CNBC/Yun Li and Fred Imbert
Dow jumps 400 points as Mnuchin says lawmakers will give stimulus a ‘serious try’
U.S. stocks climbed on Wednesday, the last day of September, amid rising hopes for further fiscal stimulus. The market is still on track for its first negative month since March.
The Dow Jones Industrial Average jumped 410 points, or 1.5%, while the S&P 500 gained 1.1%. The tech-heavy Nasdaq Composite climbed 1.2%.
Treasury Secretary Steven Mnuchin struck an optimistic tone about reaching a coronavirus aid deal on Wednesday after the stalemate in Washington dragged on for weeks.
“I say we’re going to give it one more serious try to get this done and I think we’re hopeful that we can get something done,” Mnuchin said at the Delivering Alpha conference presented by CNBC and Institutional Investor. “I think there is a reasonable compromise here.”
Bloomberg/Ranjeetha Pakiam and Elena Mazneva
Gold-Buying by Central Banks Seen Climbing From Near Decade Low
Gold buying by central banks, an important driver of bullion’s advance in recent years, is forecast to pick up in 2021 after a slowdown this year.
Citigroup Inc. sees demand from the official sector rising to about 450 tons after a drop to 375 tons this year, which would be the lowest in a decade. HSBC Securities (USA) Inc. expects a slight up-tick to 400 tons from an estimated 390 tons in 2020, potentially the second-lowest amount in 10 years.
While the forecasts are far from the near-record purchases of more than 600 tons a year seen in both 2018 and 2019, increased central bank activity will help bolster bullion. Russia could return to the market next spring and China’s central bank may resume adding to reserves after the U.S. elections, Citi said in a report this month.
This development may have a bigger impact on the market if exchange-traded funds — key drivers of demand in 2020 — slow their buying as global economies recover from the coronavirus pandemic.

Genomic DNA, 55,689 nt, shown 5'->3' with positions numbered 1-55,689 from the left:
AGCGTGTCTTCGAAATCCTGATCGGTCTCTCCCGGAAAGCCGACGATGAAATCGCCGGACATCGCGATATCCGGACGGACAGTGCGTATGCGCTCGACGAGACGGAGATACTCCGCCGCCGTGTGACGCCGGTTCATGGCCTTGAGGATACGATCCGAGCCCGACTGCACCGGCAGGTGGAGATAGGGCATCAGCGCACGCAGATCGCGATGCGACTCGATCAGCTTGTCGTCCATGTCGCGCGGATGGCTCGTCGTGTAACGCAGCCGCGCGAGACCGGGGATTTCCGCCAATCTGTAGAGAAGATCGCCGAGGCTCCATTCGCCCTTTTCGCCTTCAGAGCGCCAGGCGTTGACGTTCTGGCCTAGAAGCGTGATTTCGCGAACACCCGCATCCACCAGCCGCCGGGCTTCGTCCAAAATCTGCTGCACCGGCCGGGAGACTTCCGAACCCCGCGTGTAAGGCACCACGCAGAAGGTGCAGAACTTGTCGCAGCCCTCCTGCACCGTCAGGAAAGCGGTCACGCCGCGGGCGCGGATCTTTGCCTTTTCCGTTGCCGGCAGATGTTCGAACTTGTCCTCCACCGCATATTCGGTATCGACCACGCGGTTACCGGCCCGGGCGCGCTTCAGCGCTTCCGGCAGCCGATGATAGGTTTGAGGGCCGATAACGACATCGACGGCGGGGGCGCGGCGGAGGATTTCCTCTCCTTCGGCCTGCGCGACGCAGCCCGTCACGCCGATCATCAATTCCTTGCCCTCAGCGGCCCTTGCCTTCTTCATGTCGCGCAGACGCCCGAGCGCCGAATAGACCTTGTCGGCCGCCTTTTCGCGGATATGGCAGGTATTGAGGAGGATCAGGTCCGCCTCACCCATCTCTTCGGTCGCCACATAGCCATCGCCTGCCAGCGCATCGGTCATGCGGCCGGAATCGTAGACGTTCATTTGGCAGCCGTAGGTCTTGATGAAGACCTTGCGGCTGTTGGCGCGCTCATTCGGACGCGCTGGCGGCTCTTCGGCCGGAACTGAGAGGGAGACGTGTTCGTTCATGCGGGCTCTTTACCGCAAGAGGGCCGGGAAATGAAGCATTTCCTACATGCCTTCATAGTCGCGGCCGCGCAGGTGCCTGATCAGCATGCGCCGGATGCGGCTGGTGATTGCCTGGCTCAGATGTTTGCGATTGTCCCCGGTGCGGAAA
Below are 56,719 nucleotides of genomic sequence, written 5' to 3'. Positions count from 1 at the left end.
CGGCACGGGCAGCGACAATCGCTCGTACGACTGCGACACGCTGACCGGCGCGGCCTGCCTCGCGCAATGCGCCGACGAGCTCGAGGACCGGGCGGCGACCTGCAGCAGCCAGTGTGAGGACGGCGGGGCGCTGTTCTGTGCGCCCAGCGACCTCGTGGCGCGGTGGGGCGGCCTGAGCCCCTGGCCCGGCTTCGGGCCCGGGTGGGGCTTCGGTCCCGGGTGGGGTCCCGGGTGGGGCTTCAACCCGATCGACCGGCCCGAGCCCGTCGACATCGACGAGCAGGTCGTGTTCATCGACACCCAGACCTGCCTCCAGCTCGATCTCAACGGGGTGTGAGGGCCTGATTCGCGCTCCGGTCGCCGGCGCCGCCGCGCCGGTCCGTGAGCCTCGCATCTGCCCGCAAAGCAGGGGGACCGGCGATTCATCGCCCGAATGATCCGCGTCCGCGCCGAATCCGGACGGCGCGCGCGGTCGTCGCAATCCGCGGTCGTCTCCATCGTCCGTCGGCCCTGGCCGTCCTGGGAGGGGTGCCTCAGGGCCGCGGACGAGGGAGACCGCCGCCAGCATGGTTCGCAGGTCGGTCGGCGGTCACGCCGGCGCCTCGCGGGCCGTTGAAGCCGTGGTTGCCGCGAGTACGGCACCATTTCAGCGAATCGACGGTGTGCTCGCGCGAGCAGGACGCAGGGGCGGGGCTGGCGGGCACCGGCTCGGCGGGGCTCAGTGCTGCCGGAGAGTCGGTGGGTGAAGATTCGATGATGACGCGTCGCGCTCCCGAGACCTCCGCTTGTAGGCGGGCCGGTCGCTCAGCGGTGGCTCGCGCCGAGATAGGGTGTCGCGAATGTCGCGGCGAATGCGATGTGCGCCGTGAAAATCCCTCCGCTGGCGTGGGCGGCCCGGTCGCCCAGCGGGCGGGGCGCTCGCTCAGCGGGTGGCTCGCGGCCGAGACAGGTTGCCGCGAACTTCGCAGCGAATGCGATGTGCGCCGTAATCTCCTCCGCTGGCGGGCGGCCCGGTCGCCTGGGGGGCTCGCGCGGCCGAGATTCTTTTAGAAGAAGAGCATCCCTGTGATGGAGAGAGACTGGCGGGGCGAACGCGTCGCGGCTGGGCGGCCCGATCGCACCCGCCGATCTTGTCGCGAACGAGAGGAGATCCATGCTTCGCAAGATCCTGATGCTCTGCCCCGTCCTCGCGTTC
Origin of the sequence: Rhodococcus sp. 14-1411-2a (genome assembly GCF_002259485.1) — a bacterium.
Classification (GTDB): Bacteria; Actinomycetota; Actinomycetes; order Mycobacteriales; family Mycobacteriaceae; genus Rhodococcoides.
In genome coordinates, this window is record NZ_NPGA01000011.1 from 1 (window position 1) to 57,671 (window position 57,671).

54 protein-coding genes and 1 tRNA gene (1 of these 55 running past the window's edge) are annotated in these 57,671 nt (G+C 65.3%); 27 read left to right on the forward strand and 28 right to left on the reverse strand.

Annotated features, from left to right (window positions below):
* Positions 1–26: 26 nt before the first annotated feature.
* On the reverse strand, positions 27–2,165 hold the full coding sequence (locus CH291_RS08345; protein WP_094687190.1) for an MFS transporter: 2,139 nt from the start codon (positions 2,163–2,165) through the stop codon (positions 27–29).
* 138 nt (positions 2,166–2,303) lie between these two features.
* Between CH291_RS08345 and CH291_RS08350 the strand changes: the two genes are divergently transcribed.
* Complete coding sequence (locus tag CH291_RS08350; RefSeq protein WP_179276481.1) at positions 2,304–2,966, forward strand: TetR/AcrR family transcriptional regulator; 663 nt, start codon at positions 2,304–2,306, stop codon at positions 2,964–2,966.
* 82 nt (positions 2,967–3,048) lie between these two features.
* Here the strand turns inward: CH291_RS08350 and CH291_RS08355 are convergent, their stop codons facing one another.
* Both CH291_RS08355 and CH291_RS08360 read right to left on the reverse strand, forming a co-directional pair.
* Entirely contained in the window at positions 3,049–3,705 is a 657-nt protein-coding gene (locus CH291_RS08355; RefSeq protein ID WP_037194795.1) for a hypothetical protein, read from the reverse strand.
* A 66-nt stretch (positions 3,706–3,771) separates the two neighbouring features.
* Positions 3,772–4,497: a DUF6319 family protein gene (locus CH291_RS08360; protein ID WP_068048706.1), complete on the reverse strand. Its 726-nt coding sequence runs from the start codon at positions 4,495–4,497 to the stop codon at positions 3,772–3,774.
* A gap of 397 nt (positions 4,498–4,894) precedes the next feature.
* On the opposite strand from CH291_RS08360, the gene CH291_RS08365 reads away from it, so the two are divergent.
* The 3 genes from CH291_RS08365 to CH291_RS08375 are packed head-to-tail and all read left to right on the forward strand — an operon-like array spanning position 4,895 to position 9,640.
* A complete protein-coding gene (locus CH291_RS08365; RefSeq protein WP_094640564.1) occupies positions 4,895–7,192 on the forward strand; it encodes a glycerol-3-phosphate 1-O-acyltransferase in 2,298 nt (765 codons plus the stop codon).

“Although official sector gold demand was quite robust in 2019 and 2018 and is softer this year, it is not necessarily weak by historical standards,” said James Steel, chief precious metals analyst at HSBC. “While the influence of central bank activity should not be discounted, it is taking a backseat to ETFs and other forms of demand this year.”
Bullion prices and ETF assets surged to a record in 2020 as investors sought havens amid the pandemic, looser monetary policy and the potential debasement of fiat currencies.
Market swings are a sign ‘something is lurking,’ says strategist who called ’08 crisis
“After that whippy rally out of nowhere yesterday, I started to think how the current market pattern of instability and volatility is so much like what we saw back in January and February of this year,” wrote David Rosenberg, a long-time strategist now running his own firm, Rosenberg Research.
Rosenberg is often known as a bear, and he has had a glass-half-full view through most of this year. But he’s also known for predicting the subprime mortgage crisis, even while working for one of the biggest enablers – and victims – of the bubble, Merrill Lynch.
“Does this behavior look normal to you?” he asked. “Any reason, you think, for all this volatility? Could it be a signal that something is lurking around the corner?”
It’s not clear what that “something” could be, although there’s a long list of headwinds, from the U.S. presidential election to a no-deal Brexit to the seemingly endless string of natural disasters. And underneath it all are rising global COVID-19 case counts that could swamp health systems and sap economies – which forecasters expect to only get worse with the return of winter.
This is the time to buy gold, says Wells Fargo
Gold prices saw a $200 tumble in September, which Wells Fargo is viewing as a great buying opportunity during a well-expected correction.
“We’re buyers of gold,” Wells Fargo head of real asset strategy John LaForge wrote on Monday. “After a great seven-month run, gold cooled off in August and September. Gold spot prices today sits about $200 lower than its all-time high of $2,075, per ounce set in August.”
At the time of writing, December Comex gold futures were trading at $1,897.70, up 0.82% on the day and spot gold was at $1,893.10, up 0.64% on the day.
The strength of the U.S. dollar over the past few weeks has been the reason behind gold’s retreat, noted LaForge.
“We believe that this 10% pullback is partly due to froth and partly due to the U.S. dollar,” he wrote. “From the froth perspective, gold’s 37% year-to-date rally through the August 7 high had been quite dramatic. It was warranted, but dramatic nonetheless.”
However, Wells Fargo’s optimistic view on gold has not changed with the bank remaining bullish on the yellow metal. “The fundamental backdrop looks good. Interest rates remain low, money supplies excessive (quantitative easing), and we are doubtful that the U.S. dollar’s September rally has long legs,” LaForge said.
“We view gold at these prices as a good buying opportunity and, as evidenced by our 2021 year-end targets, expect higher gold prices.”